Science and Society Picture Library

8. George Villiers

The Duke of Buckingham – and rumoured lover of James VI and I – can be seen in one of the bedrooms of the ancient castle. Villiers is apparently a lot calmer than many of the ghosts who remain…

9. Herne The Hunter

Herne The Hunter is a very famous ghost associated with the Castle and he has been frequently seen in the Great Park. Legend has it that Herne became the favourite huntsman of Richard II when he saved him from a cornered stag. Herne was mortally wounded.

But rumour has it that he was healed through witchcraft, which involved tying the stag’s antlers to his head. His friendship with the monarch and his skills made people around him jealous, however, so they framed him for theft. Ashamed, he hung himself on a tree now known as ‘Herne’s Oak’ in Home Park.

The Long Walk at Windsor Castle (nick warner)

Another version of Herne’s tale became popularised after his appearance in Shakespeare’s play, The Merry Wives of Windsor. In this version, he is a former Windsor Forest keeper, who haunts a particular oak tree at midnight in the winter and had stag horns himself. Herne would shake chains and cause cattle to produce blood instead of milk!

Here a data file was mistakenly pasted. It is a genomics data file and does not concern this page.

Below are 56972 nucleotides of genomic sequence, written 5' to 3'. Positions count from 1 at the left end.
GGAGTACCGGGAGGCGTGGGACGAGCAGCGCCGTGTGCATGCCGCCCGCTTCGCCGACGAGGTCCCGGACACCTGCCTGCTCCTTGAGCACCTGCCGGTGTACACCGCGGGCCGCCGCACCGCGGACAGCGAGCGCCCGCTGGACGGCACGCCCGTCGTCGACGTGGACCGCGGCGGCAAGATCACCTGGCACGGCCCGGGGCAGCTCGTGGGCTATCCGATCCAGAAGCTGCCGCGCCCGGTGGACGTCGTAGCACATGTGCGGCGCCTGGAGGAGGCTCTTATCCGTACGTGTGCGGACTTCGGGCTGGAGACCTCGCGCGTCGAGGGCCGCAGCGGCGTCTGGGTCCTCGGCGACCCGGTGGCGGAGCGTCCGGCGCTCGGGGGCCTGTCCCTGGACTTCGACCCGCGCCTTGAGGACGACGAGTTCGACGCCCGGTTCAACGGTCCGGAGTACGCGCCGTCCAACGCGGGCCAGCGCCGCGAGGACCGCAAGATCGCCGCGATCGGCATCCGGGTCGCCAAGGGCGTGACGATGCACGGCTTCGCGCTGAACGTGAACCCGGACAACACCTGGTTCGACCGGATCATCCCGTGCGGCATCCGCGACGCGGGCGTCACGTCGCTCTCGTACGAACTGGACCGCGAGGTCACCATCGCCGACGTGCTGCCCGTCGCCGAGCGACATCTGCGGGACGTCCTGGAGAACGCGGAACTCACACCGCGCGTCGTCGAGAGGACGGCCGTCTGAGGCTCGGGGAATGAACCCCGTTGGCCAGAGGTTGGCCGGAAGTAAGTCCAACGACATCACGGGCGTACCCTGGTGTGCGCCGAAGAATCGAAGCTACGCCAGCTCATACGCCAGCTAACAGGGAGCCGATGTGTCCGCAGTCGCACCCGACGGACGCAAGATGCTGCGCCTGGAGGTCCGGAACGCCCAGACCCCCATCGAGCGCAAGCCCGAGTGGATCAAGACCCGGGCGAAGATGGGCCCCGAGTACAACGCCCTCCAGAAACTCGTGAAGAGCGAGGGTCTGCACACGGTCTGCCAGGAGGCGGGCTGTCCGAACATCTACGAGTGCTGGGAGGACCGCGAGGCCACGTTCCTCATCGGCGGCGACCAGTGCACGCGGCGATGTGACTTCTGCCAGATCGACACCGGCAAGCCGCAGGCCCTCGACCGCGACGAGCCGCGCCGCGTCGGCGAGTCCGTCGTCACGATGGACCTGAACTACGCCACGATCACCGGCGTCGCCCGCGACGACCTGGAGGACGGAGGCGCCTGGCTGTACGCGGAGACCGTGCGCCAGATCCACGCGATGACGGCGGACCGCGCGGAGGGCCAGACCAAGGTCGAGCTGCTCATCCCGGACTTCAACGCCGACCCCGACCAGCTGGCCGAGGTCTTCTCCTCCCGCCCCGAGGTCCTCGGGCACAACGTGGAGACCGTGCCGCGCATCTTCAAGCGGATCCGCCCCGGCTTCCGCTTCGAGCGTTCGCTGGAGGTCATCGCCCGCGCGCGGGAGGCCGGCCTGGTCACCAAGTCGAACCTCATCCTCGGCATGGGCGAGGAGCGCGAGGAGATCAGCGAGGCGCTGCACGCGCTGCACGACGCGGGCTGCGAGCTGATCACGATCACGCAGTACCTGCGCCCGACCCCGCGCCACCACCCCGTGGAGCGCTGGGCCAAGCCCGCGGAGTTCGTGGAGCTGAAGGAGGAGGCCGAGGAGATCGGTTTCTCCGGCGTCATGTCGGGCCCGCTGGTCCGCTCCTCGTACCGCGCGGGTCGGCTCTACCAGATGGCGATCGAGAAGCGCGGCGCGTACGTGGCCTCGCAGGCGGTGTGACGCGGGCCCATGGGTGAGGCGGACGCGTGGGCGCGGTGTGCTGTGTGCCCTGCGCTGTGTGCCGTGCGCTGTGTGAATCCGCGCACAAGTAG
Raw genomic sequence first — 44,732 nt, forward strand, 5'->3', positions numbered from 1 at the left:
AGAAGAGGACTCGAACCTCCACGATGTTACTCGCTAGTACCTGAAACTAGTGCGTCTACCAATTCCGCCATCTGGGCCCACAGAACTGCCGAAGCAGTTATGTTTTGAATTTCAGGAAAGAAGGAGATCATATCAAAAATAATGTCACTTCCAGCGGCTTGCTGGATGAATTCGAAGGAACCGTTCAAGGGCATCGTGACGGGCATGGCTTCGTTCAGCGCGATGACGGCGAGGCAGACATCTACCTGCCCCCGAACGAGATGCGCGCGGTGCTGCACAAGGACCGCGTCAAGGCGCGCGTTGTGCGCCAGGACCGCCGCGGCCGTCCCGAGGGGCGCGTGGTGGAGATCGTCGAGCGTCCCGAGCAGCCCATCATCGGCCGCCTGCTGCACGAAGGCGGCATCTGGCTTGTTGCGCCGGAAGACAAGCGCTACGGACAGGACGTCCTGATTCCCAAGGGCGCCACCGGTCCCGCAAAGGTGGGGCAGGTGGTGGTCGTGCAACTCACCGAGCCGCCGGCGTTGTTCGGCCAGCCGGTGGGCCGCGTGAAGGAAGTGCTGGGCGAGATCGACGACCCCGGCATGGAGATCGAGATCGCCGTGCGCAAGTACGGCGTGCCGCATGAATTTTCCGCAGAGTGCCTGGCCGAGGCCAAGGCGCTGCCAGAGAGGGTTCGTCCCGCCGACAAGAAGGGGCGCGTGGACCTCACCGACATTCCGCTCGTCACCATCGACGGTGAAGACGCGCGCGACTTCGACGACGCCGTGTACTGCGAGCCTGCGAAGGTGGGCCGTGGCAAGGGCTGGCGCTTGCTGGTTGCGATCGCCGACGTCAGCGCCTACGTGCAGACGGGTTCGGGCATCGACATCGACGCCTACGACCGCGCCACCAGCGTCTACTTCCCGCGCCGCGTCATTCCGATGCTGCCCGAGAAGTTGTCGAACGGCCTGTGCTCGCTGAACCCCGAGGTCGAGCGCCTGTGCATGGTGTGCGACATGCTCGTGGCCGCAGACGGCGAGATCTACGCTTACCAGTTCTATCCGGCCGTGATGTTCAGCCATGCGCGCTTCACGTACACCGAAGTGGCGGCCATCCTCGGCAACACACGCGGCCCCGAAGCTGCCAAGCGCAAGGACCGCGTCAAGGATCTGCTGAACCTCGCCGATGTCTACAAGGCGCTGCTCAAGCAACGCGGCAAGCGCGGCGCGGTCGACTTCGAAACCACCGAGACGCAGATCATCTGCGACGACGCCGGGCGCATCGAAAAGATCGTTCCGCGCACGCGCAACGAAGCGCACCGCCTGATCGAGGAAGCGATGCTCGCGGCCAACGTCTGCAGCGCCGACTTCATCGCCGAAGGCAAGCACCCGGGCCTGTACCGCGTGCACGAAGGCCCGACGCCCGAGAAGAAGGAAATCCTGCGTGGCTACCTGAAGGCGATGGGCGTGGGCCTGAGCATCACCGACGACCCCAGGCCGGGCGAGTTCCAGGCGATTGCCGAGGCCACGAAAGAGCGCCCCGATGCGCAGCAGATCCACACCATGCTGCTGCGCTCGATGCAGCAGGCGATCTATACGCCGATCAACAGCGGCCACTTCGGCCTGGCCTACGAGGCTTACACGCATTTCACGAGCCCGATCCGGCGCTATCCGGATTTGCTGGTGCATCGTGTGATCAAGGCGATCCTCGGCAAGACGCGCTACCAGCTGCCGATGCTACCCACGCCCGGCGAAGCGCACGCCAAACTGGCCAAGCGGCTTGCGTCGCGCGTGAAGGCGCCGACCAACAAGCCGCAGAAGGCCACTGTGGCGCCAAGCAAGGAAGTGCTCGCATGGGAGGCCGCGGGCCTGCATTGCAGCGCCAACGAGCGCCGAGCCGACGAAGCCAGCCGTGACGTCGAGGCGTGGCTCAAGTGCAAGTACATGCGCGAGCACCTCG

10. The Unknowns…

For all the known ghosts however, there are ghosts we know nothing about. A little boy can be heard shouting “I don’t want to go riding today!” in the Deanery, and is also rumoured to be the source of footstep sounds in the same building.

The Norman Gate – the entrance into the Upper Ward near the Round Tower – is home to an unknown Royalist prisoner from the Civil War, but he has only ever been seen by children; adults have instead felt him brush past.

In the kitchen, the ghost of a man and a horse has been seen walking through a wall. The kitchen was once the Castle’s cavalry stables so that would explain this seemingly-unusual location for a steed.

The same kitchen also has the ghost of a little girl in blue who stands by a Christmas tree, she is sometimes accompanied by a “white lady”.

The Long Walk is haunted by the ghost of a young Grenadier Guard who reportedly shot himself while on duty in the 1920’s.

The Curfew Tower, located on the bend of Thames Street, is regularly filled with the sound of footsteps with no body accompanying them. On one occasion the temperature dropped and the bells started to swing by themselves!

Members of The Royal Family attend a service for the Most Noble Order of the Garter at St George’s Chapel, Windsor Castle, Windsor on the 17th June 2019.

Now we’ve covered the living dead, what about ghost statues? Well in 1873, a nighttime visitor noticed new statues had been erected near St. George’s Chapel. They were of three standing figures, all dressed in black, with a fourth figure crouching down. The statue in the middle held a large sword and appeared to be preparing to strike the crouching figure with it. The visitor mentioned the statues to a guard in passing, but he knew nothing about it. When the visitor returned to take another look, they had vanished!

And so we come to an end of our tour of Windsor Castle’s ghosts – we hope it didn’t scare you too much. Make sure to keep an eye out for our next article in this series.

Good night, sleep tight…!